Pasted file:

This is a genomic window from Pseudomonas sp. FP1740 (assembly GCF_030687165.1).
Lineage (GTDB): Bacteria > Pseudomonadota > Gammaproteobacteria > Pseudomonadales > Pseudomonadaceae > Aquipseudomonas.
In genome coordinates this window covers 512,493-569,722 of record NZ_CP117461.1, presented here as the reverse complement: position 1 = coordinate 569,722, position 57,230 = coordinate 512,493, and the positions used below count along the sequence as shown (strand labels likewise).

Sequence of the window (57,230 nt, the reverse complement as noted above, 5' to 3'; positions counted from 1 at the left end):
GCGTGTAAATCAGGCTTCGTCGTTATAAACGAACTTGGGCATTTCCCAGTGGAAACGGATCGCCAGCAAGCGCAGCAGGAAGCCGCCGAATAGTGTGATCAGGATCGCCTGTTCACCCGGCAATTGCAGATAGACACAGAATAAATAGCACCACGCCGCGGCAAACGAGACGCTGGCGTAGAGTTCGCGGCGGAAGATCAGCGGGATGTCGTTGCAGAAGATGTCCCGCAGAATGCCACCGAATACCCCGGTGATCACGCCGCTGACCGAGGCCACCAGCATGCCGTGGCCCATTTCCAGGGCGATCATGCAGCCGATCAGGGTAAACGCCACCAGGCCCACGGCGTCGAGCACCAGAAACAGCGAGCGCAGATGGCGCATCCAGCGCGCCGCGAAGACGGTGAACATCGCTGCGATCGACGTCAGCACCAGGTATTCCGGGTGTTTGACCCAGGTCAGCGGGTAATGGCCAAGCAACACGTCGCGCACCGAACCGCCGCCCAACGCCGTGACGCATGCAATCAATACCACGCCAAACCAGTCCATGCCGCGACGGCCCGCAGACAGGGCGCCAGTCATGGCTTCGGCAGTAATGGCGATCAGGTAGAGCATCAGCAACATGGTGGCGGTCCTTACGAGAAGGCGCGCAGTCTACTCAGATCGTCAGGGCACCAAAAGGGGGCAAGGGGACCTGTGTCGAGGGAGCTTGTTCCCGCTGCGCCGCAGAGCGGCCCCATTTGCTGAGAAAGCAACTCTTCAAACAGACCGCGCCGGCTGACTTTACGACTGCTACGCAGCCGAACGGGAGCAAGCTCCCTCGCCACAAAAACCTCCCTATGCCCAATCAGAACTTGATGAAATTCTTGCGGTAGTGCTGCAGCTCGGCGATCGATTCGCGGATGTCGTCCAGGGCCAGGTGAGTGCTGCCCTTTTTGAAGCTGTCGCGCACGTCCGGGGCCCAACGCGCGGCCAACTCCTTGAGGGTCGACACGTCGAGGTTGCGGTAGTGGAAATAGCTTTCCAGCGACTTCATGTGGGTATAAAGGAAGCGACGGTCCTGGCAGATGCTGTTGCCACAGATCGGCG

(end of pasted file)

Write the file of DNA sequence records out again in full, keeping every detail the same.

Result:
This is a genomic window from Pseudomonas sp. FP1740 (assembly GCF_030687165.1).
Lineage (GTDB): Bacteria > Pseudomonadota > Gammaproteobacteria > Pseudomonadales > Pseudomonadaceae > Aquipseudomonas.
In genome coordinates this window covers 512,493-569,722 of record NZ_CP117461.1, presented here as the reverse complement: position 1 = coordinate 569,722, position 57,230 = coordinate 512,493, and the positions used below count along the sequence as shown (strand labels likewise).

Sequence of the window (57,230 nt, the reverse complement as noted above, 5' to 3'; positions counted from 1 at the left end):
GCGTGTAAATCAGGCTTCGTCGTTATAAACGAACTTGGGCATTTCCCAGTGGAAACGGATCGCCAGCAAGCGCAGCAGGAAGCCGCCGAATAGTGTGATCAGGATCGCCTGTTCACCCGGCAATTGCAGATAGACACAGAATAAATAGCACCACGCCGCGGCAAACGAGACGCTGGCGTAGAGTTCGCGGCGGAAGATCAGCGGGATGTCGTTGCAGAAGATGTCCCGCAGAATGCCACCGAATACCCCGGTGATCACGCCGCTGACCGAGGCCACCAGCATGCCGTGGCCCATTTCCAGGGCGATCATGCAGCCGATCAGGGTAAACGCCACCAGGCCCACGGCGTCGAGCACCAGAAACAGCGAGCGCAGATGGCGCATCCAGCGCGCCGCGAAGACGGTGAACATCGCTGCGATCGACGTCAGCACCAGGTATTCCGGGTGTTTGACCCAGGTCAGCGGGTAATGGCCAAGCAACACGTCGCGCACCGAACCGCCGCCCAACGCCGTGACGCATGCAATCAATACCACGCCAAACCAGTCCATGCCGCGACGGCCCGCAGACAGGGCGCCAGTCATGGCTTCGGCAGTAATGGCGATCAGGTAGAGCATCAGCAACATGGTGGCGGTCCTTACGAGAAGGCGCGCAGTCTACTCAGATCGTCAGGGCACCAAAAGGGGGCAAGGGGACCTGTGTCGAGGGAGCTTGTTCCCGCTGCGCCGCAGAGCGGCCCCATTTGCTGAGAAAGCAACTCTTCAAACAGACCGCGCCGGCTGACTTTACGACTGCTACGCAGCCGAACGGGAGCAAGCTCCCTCGCCACAAAAACCTCCCTATGCCCAATCAGAACTTGATGAAATTCTTGCGGTAGTGCTGCAGCTCGGCGATCGATTCGCGGATGTCGTCCAGGGCCAGGTGAGTGCTGCCCTTTTTGAAGCTGTCGCGCACGTCCGGGGCCCAACGCGCGGCCAACTCCTTGAGGGTCGACACGTCGAGGTTGCGGTAGTGGAAATAGCTTTCCAGCGACTTCATGTGGGTATAAAGGAAGCGACGGTCCTGGCAGATGCTGTTGCCACAGATCGGCG